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Eating Waffles On A Gloomy Day

I spot myself in a 16th century painting by Pieter Brueghel the Elder

[Readers, it occurs to me that I don’t often post non-news-related things in this space. Here is a portion of one of my subscription-only Daily Dreher Substack newsletters from last week, when I was in Vienna with my son Matt. I hope you find it diverting and pleasant amid the torrent of gloom and doom here. — RD]

Yesterday Matt and I spent a long morning in the Kunsthistorisches Museum here in Vienna. It was glorious! I discovered a painting I had never before seen reproduced anywhere. It’s “Gloomy Day” by Pieter Brueghel the Elder. It’s about a village dealing with early spring storms. Notice the destruction all about … but also notice that the storm doesn’t bother the men and the child on the bottom right hand corner. The kid is still wearing a crown from Carnival celebrations, and the man on the right is eating waffles.


I am the Waffle Man! The world is falling apart around me, but I’m still gonna eat waffles and kibitz with the Carnival goers.

Here’s my son Matt with Brueghel’s “Tower of Babel”:

And here he is with Brueghel’s “Hunters In The Snow,” which is one of my favorite paintings of all time. I did not realize that it was in the Vienna museum, so discovering it here was a great surprise:


My second-favorite painting in this museum is this self-portrait of Rembrandt. Look at this detail below; I could stare into his eyes forever. This is a man who knows the world:

I can’t remember who the artist of the canvas from which this detail is taken, but the image is of Christ in the garden of Gethsemane. Look at the desolation in his face:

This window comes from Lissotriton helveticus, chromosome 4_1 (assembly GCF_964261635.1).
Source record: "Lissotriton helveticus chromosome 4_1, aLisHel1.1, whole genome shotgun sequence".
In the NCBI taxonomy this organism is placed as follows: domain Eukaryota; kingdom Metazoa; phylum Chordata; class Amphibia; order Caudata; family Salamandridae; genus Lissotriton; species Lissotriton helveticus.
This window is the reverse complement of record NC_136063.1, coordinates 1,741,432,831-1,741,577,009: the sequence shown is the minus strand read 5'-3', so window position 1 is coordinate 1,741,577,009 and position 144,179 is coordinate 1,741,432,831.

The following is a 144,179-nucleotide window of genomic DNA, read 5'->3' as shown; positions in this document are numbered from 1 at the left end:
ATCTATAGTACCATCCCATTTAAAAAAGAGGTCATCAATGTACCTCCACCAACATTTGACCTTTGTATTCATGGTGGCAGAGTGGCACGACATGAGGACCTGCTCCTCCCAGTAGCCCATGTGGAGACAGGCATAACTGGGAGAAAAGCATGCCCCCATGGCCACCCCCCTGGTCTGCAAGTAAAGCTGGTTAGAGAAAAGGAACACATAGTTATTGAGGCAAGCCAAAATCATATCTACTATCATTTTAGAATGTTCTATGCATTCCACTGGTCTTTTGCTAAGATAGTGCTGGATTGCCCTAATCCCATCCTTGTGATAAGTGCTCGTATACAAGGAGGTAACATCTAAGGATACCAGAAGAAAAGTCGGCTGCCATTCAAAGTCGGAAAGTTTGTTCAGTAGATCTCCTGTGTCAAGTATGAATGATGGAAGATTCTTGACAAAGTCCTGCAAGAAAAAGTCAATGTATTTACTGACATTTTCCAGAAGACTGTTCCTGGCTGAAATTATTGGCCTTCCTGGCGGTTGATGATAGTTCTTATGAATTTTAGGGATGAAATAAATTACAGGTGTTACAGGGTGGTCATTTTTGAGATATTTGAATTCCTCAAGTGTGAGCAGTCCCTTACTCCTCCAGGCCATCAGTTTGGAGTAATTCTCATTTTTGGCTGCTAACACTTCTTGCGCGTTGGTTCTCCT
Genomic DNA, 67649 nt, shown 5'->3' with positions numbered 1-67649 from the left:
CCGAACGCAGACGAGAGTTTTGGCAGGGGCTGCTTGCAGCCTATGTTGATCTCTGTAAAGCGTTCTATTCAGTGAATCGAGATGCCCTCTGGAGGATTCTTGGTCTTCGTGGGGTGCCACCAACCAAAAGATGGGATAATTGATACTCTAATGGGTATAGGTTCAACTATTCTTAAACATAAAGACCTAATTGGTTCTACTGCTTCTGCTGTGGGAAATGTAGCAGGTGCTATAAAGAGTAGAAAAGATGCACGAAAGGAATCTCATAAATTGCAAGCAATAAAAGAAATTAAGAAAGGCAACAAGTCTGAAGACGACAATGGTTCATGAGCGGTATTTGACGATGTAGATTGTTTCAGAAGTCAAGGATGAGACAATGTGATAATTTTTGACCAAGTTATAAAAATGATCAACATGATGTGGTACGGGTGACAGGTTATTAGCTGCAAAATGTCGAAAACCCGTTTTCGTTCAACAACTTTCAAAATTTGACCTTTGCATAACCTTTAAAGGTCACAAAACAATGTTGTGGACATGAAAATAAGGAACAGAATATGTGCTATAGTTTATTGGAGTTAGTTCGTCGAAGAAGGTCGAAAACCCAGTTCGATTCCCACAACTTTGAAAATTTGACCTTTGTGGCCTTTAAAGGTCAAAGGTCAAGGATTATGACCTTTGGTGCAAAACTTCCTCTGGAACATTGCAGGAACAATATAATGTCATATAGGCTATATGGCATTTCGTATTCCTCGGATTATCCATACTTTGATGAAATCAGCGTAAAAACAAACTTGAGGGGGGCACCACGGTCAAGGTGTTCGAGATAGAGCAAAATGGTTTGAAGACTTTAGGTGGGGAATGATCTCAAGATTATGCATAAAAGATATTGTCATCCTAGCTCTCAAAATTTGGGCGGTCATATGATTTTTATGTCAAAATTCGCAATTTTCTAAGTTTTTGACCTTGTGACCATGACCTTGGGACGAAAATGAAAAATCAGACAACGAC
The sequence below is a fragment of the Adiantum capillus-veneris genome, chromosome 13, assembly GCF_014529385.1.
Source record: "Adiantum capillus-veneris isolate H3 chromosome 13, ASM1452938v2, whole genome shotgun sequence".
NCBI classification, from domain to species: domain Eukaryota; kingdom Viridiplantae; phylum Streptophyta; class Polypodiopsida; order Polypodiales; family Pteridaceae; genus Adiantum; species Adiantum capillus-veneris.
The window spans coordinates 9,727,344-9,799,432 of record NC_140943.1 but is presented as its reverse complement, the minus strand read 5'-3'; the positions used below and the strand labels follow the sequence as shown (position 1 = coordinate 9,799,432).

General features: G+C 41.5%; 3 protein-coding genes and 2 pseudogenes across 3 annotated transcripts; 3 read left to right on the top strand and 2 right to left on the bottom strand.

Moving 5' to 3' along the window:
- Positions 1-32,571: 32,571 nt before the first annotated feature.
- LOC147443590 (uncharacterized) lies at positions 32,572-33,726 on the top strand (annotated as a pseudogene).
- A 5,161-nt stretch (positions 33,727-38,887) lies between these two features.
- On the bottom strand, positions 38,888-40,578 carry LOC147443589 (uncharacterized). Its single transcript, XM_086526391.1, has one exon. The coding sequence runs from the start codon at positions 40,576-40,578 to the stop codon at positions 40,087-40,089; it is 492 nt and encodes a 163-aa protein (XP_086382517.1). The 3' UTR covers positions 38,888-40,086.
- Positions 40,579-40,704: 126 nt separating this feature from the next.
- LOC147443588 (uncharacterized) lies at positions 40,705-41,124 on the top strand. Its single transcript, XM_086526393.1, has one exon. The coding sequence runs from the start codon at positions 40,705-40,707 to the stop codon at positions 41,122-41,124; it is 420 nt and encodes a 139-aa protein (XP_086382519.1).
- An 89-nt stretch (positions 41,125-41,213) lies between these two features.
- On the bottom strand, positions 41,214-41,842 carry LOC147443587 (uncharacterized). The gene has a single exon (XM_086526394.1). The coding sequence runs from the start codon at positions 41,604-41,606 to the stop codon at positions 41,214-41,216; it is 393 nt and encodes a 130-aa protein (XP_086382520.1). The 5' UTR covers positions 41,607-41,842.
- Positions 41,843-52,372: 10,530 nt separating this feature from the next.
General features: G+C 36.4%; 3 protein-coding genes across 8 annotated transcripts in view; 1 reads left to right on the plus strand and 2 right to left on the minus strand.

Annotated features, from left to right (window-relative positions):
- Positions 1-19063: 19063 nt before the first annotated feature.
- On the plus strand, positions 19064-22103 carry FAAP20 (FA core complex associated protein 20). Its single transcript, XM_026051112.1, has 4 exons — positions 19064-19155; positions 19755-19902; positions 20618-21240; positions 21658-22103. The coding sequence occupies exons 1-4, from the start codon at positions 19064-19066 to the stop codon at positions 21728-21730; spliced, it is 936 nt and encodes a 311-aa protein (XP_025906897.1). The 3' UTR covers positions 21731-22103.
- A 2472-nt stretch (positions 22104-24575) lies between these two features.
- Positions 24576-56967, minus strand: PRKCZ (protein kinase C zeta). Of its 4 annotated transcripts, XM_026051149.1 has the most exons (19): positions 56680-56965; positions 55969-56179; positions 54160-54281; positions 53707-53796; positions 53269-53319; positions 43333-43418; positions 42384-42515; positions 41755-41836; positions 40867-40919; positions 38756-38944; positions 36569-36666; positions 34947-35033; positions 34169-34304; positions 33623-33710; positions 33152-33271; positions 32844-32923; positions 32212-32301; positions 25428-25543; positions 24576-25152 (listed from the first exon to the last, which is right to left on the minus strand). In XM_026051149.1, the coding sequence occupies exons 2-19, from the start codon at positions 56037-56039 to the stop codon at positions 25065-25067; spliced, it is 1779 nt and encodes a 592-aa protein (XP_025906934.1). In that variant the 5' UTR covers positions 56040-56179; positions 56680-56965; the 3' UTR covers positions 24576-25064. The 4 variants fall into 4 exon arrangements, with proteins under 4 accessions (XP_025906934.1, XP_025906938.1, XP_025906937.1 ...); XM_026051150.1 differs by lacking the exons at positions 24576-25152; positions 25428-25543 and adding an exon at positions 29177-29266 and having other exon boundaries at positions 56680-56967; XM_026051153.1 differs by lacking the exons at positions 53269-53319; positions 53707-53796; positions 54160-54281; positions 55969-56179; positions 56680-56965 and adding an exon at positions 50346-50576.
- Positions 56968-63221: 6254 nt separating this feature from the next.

Here are two details of a Rubens painting of St. Ambrose, the Bishop of Milan, refusing to let the Emperor Theodosius into his church until the Emperor repents of a mass killing he carried out in Thessaloniki. Notice the look on Ambrose’s face. It is the look not of an angry man, but of a loving father correcting his son. The sense of authority the great bishop had when facing down the Emperor is stunning:



Ambrose, in the end, prevailed.

You know who had a bad day? Medusa. This is her severed head, as painted by Rubens. This is one of the most horrifying images ever. The intensity of her evil is so vivid:


I was so struck by this painting of the Holy Eucharist wreathed by fruits and vegetables. What a marvelous symbol of bounty! I can’t remember who painted it.

Before we went into the picture galleries, Matt and I went through a special exhibition the museum has on:

It’s about how humanity has, across all eras and cultures, tried to establish a relationship with the divine. It was not only about religious and devotional objects, but also about worldly symbols of authority believed to have been granted to earthly rulers by God, or gods. And there was a strong element of people connecting to the divine in an attempt to control Nature — mostly to ward off its danger.